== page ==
Amazon faces uncertainty heading into the holiday season as the macroeconomic picture remains gloomy and consumers tighten their spending. The mixed Q3 results and a dim outlook for the current period add to a brutal run of tech earnings that have seen other digital platforms like Meta and Google suffer. Amazon expects between $140 billion and $148 billion in net sales for Q4, well below Wall Street’s expectations.
While the duopoly largely relies on ad sales for growth, it’s a comparatively small segment for Amazon, which leans more on its e-commerce and cloud-based computing operations. Amazon only began breaking out advertising services as a standalone segment at the start of the year, but it’s proved dependably strong, reflecting a mass migration of ad dollars toward retail media and performance channels.
Amazon is now nearing $10 billion in quarterly revenue from ads, placing it well ahead of traditional retailers that have raced to stand up their own networks. Compared to digital rivals, the rate of growth for Amazon ads is far healthier, if not quite capturing the massive takes of Google and Meta.
Amazon’s scale, sophisticated ad technology and ability to run media placements around its sprawling e-commerce marketplace are clearly appealing to brands that are feeling the pinch of inflation and are under pressure to prove their campaigns lead to purchases. That might give Amazon a leg up in the holiday ads race, even if the season on the whole disappoints.
“We’re realistic that there’s various factors weighing on people’s wallets, and we’re not quite sure how strong holiday spending will be versus last year,” said Amazon Chief Financial Officer Brian Olsavsky on a call discussing the Q3 results with analysts. “But we know the consumers when they’re looking for good deals, and that positions us well. Advertisers are looking for effective advertising.”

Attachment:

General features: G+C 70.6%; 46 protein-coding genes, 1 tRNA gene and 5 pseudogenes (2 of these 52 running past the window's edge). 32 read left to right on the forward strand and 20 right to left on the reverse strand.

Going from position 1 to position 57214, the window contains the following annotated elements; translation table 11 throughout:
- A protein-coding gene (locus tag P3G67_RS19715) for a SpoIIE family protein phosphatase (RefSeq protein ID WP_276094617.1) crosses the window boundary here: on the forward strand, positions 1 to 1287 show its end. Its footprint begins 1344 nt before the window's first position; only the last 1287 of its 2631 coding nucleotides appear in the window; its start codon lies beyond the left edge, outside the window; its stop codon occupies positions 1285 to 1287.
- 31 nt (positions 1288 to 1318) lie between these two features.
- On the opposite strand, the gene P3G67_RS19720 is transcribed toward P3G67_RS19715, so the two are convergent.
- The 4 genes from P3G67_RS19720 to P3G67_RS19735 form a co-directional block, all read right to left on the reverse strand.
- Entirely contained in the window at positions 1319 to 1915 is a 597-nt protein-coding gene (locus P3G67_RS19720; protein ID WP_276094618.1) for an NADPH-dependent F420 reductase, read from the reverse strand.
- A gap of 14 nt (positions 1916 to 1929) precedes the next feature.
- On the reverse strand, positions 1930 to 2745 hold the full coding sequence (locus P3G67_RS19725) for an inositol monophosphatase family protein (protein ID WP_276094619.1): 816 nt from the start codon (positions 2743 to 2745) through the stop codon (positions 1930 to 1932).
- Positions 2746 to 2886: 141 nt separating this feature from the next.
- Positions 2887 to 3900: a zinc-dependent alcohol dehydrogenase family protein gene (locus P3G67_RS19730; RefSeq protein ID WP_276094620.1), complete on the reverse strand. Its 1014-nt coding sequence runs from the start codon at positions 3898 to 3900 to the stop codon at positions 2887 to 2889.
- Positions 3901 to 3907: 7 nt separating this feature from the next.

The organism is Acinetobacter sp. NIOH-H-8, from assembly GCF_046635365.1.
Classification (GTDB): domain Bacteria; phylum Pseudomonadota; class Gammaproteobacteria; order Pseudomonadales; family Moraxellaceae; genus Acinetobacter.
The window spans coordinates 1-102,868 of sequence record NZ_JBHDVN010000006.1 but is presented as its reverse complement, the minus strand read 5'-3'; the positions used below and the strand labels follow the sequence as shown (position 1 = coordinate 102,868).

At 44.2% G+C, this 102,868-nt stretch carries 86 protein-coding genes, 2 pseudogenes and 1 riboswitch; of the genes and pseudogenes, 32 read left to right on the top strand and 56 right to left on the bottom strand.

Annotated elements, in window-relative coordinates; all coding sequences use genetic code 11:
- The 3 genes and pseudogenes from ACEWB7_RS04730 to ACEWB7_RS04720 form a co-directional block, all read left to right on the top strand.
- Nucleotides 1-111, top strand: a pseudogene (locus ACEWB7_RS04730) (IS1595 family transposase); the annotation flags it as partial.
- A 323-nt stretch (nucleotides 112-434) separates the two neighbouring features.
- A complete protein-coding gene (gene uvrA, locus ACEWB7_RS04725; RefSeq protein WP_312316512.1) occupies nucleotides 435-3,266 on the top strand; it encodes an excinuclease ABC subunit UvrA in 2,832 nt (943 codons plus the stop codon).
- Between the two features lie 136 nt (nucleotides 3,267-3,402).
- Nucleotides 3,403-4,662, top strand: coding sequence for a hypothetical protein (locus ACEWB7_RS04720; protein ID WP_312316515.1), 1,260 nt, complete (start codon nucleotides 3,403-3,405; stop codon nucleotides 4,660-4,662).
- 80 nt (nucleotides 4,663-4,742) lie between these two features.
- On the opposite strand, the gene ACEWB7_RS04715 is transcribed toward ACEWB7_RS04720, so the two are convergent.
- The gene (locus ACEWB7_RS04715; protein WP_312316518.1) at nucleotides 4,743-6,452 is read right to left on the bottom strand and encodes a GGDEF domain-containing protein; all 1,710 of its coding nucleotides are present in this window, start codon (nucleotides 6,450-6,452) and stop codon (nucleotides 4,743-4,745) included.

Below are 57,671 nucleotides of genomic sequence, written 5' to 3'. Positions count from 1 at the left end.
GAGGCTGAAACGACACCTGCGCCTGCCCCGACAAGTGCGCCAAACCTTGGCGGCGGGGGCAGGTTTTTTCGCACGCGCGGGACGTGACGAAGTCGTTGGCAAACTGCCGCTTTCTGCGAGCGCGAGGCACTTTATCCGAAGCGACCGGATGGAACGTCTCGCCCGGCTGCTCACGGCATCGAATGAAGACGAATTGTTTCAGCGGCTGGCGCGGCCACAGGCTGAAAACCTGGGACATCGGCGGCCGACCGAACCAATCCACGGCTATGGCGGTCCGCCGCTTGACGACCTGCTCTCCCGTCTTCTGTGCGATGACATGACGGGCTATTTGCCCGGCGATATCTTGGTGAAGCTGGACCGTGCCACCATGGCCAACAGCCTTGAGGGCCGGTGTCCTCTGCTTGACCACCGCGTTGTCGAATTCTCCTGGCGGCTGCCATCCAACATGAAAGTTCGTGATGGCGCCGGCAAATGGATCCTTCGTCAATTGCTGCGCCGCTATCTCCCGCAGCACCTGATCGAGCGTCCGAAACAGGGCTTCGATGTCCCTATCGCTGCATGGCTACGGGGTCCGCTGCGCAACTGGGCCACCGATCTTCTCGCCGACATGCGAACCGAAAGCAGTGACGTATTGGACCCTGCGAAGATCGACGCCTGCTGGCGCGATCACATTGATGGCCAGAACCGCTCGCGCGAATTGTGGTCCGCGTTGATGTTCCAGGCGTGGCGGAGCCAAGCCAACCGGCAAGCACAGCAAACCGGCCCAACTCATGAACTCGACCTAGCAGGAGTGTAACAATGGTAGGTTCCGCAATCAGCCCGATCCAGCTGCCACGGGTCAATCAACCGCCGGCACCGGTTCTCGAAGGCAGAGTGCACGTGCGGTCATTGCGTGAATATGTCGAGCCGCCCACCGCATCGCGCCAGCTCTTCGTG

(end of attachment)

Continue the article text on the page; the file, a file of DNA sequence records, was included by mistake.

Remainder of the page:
While many retail media networks are focused on search offerings, Amazon is among a handful of mature players pushing into video. At its UnBoxed conference earlier this week, the firm revealed a slate of perks for marketers investing in the premium format, including the addition of self-service video campaigns to its Sponsored Display program. Amazon is also expanding a test of a feature called Video Builder that provides templates to help make video campaigns more robust. The idea is to attract a greater number of small and mid-sized marketers that might otherwise view video as too pricey or resource-intensive.
“We want to bring the power of video advertising to more brands, no matter their size or level of resources,” said Tanner Elton, vice president of U.S. sales for Amazon Ads, in a press statement around the show.
Amazon is also increasingly formidable on the programming front with the addition of NFL “Thursday Night Football” to Prime Video this season. The streaming bet has been costly to market to consumers but has already drawn the interest of a number of blue-chip brands, including some that don’t sell on Amazon like Mercedes-Benz. Courting non-endemic marketers could be another advantage for Amazon as retail media competition gets stiffer.